Once I was a clever boy learning the arts of Oxford... is a quotation from the verses written by Bishop Richard Fleming (c.1385-1431) for his tomb in Lincoln Cathedral. Fleming, the founder of Lincoln College in Oxford, is the subject of my research for a D. Phil., and, like me, a son of the West Riding. I have remarked in the past that I have a deeply meaningful on-going relationship with a dead fifteenth century bishop... it was Fleming who, in effect, enabled me to come to Oxford and to learn its arts, and for that I am immensely grateful.

Thursday, 20 November 2014

Oriel out on the town

Last night I was dining with a friend at my usual Italian restaurant which has recently had large parties of students booking for what can be rather noisy and boisterous dinners. The owner had warned us that another such group was booked in, so we were forewarned. After a while a large party of smartly dressed young people turned up, with the inevitable bustle.

However before they stated a young man stood up and reminded his companions that there were others in the restaurant and to be thoughtful of us. A little after he came to the tables of the other diners to express the hope they would not disturb us. Seeing he was wearing an Oriel tie I said I was certainly not going to object as a fellow Orielensis. It emerged this was a party from Oriel JCR - second year males and first year females. All very courteous of him I thought.

Better was to follow as they ate and drank, and sconce one another for matters, well not quite the things I aim to raise on this blog. Never mind - some time later another student came round to see again if any of the other diners were upset ( they were n't). He was the JCR President - so I identified myself as a former MCR President.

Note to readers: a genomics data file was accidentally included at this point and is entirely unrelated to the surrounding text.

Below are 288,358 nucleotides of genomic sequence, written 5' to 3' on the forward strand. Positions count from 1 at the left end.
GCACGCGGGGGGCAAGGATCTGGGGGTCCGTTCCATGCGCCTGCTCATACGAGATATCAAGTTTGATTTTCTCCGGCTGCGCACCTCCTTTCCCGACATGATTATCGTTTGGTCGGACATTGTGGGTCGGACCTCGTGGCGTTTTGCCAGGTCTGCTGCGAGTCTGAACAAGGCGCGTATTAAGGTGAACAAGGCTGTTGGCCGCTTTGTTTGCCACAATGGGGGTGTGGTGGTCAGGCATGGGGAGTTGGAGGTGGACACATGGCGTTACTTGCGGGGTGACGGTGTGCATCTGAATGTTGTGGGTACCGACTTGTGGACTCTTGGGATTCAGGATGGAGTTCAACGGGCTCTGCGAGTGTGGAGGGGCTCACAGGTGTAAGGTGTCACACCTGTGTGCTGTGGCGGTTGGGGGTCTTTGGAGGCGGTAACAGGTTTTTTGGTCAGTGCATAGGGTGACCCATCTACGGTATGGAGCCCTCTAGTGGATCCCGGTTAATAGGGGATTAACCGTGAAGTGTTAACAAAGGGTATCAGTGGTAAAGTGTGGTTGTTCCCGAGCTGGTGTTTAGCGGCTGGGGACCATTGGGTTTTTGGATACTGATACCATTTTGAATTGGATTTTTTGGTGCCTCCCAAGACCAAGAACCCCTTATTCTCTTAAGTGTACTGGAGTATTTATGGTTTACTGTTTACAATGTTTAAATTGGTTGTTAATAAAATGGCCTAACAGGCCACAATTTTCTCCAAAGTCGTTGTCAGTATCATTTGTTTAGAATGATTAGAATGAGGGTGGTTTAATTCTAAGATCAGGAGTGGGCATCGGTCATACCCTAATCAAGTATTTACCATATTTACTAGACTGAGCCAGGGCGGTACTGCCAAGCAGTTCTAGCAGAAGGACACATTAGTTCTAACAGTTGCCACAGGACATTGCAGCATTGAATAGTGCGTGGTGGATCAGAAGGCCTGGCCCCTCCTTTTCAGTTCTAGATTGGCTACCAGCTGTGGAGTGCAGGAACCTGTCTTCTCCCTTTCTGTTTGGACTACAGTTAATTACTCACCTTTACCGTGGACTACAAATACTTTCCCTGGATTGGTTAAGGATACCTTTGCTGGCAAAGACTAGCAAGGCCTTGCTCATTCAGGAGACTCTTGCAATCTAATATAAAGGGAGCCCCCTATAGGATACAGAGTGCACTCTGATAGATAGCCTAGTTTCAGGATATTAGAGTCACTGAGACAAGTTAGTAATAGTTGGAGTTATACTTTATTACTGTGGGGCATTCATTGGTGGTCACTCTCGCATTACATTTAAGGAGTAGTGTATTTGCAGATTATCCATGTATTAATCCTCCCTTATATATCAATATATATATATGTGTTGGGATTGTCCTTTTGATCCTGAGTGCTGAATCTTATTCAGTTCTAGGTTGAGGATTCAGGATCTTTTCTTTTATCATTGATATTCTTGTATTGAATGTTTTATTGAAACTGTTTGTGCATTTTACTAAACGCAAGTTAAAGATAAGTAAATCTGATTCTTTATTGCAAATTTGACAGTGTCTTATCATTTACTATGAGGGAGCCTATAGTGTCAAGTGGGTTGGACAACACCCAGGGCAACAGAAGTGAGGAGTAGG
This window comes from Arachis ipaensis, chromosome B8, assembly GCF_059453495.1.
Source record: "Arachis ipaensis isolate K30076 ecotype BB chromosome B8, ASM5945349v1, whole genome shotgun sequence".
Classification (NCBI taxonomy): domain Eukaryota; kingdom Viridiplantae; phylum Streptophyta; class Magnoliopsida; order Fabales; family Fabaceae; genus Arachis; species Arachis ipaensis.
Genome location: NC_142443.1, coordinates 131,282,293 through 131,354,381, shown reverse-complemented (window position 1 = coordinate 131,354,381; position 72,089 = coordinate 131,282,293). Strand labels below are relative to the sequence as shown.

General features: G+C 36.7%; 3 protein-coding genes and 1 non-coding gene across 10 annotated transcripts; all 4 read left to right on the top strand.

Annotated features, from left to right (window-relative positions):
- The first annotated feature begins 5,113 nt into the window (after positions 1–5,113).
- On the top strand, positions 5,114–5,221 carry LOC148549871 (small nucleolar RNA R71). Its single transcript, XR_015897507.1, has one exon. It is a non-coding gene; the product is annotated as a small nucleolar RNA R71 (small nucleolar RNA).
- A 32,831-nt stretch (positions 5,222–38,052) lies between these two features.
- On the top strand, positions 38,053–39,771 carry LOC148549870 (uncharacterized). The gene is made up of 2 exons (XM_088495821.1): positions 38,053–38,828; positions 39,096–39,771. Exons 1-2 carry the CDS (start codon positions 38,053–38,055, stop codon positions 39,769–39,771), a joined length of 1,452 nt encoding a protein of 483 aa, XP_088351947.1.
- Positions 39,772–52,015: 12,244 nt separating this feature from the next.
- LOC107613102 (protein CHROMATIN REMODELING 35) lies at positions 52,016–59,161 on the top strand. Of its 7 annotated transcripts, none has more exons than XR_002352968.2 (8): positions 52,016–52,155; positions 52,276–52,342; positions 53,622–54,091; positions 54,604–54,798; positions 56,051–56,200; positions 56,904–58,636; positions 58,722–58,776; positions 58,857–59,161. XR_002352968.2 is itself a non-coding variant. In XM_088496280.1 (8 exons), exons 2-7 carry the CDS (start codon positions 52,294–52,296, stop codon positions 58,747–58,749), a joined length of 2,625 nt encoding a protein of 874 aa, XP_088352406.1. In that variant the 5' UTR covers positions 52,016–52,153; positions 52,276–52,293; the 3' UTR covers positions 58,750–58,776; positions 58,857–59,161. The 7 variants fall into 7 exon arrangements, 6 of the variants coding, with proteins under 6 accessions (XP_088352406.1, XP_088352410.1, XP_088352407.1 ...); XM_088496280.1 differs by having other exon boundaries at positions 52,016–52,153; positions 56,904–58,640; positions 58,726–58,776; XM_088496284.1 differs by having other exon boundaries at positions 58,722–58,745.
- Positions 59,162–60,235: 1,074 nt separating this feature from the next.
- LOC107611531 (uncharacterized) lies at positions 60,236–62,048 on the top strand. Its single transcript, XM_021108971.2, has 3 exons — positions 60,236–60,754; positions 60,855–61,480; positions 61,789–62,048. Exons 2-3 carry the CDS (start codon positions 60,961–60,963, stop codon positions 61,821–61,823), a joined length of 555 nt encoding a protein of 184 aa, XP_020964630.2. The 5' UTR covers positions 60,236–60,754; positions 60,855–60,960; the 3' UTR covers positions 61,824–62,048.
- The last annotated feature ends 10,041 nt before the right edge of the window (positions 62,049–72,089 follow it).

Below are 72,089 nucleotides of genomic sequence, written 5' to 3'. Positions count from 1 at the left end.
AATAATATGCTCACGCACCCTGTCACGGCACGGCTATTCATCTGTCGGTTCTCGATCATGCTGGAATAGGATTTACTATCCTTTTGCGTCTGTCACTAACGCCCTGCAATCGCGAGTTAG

The whole party was full of youthful energy, obviously intelligent, smartly dressed, good humoured - what, in fact, Oxford students ought to be.

When they were leaving the first young man and another came round again to be sure they had not disturbed our meal. My friend ( a town rather than a gown man ) assured them it had not and we thanked them for their concern and politeness and for their courtesy and wished them all well.

My friend was impressed by all this, and for my part it was very good to see the good humour,self deprecation and high spirits - typical of Orielenses. As I told all three they were good ambassadors for the college - a community that works hard and plays hard, but also with style and courtesy.

Floreat Oriel!

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